## Matrix Generation

It is desirable to keep data in separate tables, and then to automate model building and reporting. This example illustrates a problem that has elements of both a product mix problem and a blending problem. Suppose four kinds of ties are made: all silk, all polyester, a 50-50 polyester-cotton blend, and a 70-30 cotton-polyester blend.

The data include cost and supplies of raw material, selling price, minimum contract sales, maximum demand of the finished products, and the proportions of raw materials that go into each product. The objective is to find the product mix that maximizes profit.

The data are saved in three SAS data sets. The following program demonstrates one way for these data to be saved:

```data material;
format descpt \$20.;
input descpt \$ cost supply;
datalines;
silk_material             .21   25.8
polyester_material        .6    22.0
cotton_material           .9    13.6
;

data tie;
format descpt \$20.;
input descpt \$ price contract demand;
datalines;
all_silk                  6.70    6.0    7.00
all_polyester             3.55   10.0   14.00
poly_cotton_blend         4.31   13.0   16.00
cotton_poly_blend         4.81    6.0    8.50
;

data manfg;
format descpt \$20.;
input descpt \$ silk poly cotton;
datalines;
all_silk                   100     0      0
all_polyester                0   100      0
poly_cotton_blend            0    50     50
cotton_poly_blend            0    30     70
;
```

The following program takes the raw data from the three data sets and builds a linear program model in the data set called `model`. Although it is designed for the three-resource, four-product problem described here, it can be extended to include more resources and products. The model-building DATA step remains essentially the same; all that changes are the dimensions of loops and arrays. Of course, the data tables must expand to accommodate the new data. Note that data-driven model creation as outlined here is far easier and more direct with the algebraic modeling capabilities of PROC OPTMODEL, the foremost of the newer SAS/OR mathematical programming procedures.

```data model;
array  raw_mat {3} \$ 20 ;
array  raw_comp {3} silk poly cotton;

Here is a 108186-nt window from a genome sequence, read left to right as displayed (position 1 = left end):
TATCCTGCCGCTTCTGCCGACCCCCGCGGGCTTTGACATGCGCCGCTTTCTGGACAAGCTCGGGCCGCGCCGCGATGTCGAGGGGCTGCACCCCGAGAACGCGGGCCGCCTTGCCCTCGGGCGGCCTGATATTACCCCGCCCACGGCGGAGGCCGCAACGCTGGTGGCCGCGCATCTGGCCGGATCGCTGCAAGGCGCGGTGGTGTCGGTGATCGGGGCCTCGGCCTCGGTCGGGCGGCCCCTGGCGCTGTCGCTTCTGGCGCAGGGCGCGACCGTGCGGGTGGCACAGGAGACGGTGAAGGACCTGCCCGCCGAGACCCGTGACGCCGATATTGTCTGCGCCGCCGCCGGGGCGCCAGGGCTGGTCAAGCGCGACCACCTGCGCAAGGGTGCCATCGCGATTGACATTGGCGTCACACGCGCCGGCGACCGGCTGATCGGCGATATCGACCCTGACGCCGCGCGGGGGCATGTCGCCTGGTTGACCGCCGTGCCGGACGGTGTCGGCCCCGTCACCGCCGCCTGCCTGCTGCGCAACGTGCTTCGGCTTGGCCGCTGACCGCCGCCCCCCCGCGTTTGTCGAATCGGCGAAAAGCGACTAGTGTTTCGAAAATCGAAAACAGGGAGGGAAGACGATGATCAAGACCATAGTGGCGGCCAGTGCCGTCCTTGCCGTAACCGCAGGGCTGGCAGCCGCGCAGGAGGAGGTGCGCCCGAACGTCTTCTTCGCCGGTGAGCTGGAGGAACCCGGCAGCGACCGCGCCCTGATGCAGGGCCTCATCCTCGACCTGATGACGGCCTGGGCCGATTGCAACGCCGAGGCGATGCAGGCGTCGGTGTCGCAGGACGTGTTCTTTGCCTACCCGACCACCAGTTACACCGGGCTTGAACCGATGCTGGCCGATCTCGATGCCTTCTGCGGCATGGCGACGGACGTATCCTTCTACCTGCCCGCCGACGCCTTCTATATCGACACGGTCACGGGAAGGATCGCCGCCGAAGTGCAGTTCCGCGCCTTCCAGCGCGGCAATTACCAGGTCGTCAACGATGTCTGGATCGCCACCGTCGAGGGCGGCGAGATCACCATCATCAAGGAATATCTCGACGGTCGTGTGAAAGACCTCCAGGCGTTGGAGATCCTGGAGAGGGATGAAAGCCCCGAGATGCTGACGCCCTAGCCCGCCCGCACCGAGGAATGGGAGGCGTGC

length _type_ \$ 8  _col_ \$ 20  _row_ \$ 20 _coef_ 8 ;
keep   _type_      _col_       _row_      _coef_ ;

/* define the objective, lower, and upper bound rows */

_row_='profit'; _type_='max';     output;
_row_='lower';  _type_='lowerbd'; output;
_row_='upper';  _type_='upperbd'; output;
_type_=' ';

/* the object and upper rows for the raw materials */

do i=1 to 3;
set material;
raw_mat[i]=descpt;  _col_=descpt;
_row_='profit';    _coef_=-cost;  output;
_row_='upper';     _coef_=supply; output;
end;

/* the object, upper, and lower rows for the products */

do i=1 to 4;
set tie;
_col_=descpt;
_row_='profit'; _coef_=price;    output;
_row_='lower';  _coef_=contract; output;
_row_='upper';  _coef_=demand;   output;
end;

/* the coefficient matrix for manufacturing */

_type_='eq';
do i=1 to 4;          /* loop for each raw material */
set manfg;
do j=1 to 3;       /* loop for each product      */

_col_=descpt;   /* % of material in product   */
_row_  = raw_mat[j];
_coef_ = raw_comp[j]/100;
output;

_col_  = raw_mat[j];  _coef_ = -1;
output;

/* the right-hand side */

if i=1 then do;
_col_='_RHS_';
_coef_=0;
output;
end;
end;
_type_='  ';
end;
stop;
run;
```

The model is solved using PROC LP, which saves the solution in the PRIMALOUT data set named `solution`. PROC PRINT displays the solution, shown in Figure 3.6.

```
proc lp sparsedata primalout=solution;
proc print ;
id _var_;
var _lbound_--_r_cost_;
run;

```

Figure 3.6: Solution Data Set

The LP Procedure

Constraint Summary
Row Constraint Name Type S/S Col Rhs Activity Dual Activity
1 profit OBJECTVE . 0 168.708 .
2 silk_material EQ . 0 0 0.21
3 polyester_material EQ . 0 0 3.55
4 cotton_material EQ . 0 0 5.07

_VAR_ _LBOUND_ _VALUE_ _UBOUND_ _PRICE_ _R_COST_
all_polyester 10 11.800 14.0 3.55 0.000
all_silk 6 7.000 7.0 6.70 6.490
cotton_material 0 13.600 13.6 -0.90 4.170
cotton_poly_blend 6 8.500 8.5 4.81 0.196
polyester_material 0 22.000 22.0 -0.60 2.950
poly_cotton_blend 13 15.300 16.0 4.31 0.000
silk_material 0 7.000 25.8 -0.21 0.000
PHASE_1_OBJECTIVE 0 0.000 0.0 0.00 0.000
profit 0 168.708 1.7977E308 0.00 0.000

The solution shows that 11.8 units of polyester ties, 7 units of silk ties, 8.5 units of the cotton-polyester blend, and 15.3 units of the polyester-cotton blend should be produced. It also shows the amounts of raw materials that go into this product mix to generate a total profit of 168.708.